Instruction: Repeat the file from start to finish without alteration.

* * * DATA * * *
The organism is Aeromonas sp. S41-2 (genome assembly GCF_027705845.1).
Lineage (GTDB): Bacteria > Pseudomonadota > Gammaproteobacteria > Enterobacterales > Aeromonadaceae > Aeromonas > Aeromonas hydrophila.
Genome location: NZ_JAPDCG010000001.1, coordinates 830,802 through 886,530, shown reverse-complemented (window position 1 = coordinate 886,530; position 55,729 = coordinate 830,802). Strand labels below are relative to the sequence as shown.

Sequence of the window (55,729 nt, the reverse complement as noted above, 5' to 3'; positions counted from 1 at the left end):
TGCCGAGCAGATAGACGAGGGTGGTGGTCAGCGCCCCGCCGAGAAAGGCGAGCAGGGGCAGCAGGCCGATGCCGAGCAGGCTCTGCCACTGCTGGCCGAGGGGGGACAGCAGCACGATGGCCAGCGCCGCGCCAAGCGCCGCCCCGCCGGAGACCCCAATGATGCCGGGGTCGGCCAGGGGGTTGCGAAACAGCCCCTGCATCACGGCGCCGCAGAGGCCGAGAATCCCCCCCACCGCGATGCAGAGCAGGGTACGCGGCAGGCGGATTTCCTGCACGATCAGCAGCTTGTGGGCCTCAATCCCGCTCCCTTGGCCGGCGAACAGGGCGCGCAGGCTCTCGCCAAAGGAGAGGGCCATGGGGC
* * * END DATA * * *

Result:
The organism is Aeromonas sp. S41-2 (genome assembly GCF_027705845.1).
Lineage (GTDB): Bacteria > Pseudomonadota > Gammaproteobacteria > Enterobacterales > Aeromonadaceae > Aeromonas > Aeromonas hydrophila.
Genome location: NZ_JAPDCG010000001.1, coordinates 830,802 through 886,530, shown reverse-complemented (window position 1 = coordinate 886,530; position 55,729 = coordinate 830,802). Strand labels below are relative to the sequence as shown.

Sequence of the window (55,729 nt, the reverse complement as noted above, 5' to 3'; positions counted from 1 at the left end):
TGCCGAGCAGATAGACGAGGGTGGTGGTCAGCGCCCCGCCGAGAAAGGCGAGCAGGGGCAGCAGGCCGATGCCGAGCAGGCTCTGCCACTGCTGGCCGAGGGGGGACAGCAGCACGATGGCCAGCGCCGCGCCAAGCGCCGCCCCGCCGGAGACCCCAATGATGCCGGGGTCGGCCAGGGGGTTGCGAAACAGCCCCTGCATCACGGCGCCGCAGAGGCCGAGAATCCCCCCCACCGCGATGCAGAGCAGGGTACGCGGCAGGCGGATTTCCTGCACGATCAGCAGCTTGTGGGCCTCAATCCCGCTCCCTTGGCCGGCGAACAGGGCGCGCAGGCTCTCGCCAAAGGAGAGGGCCATGGGGC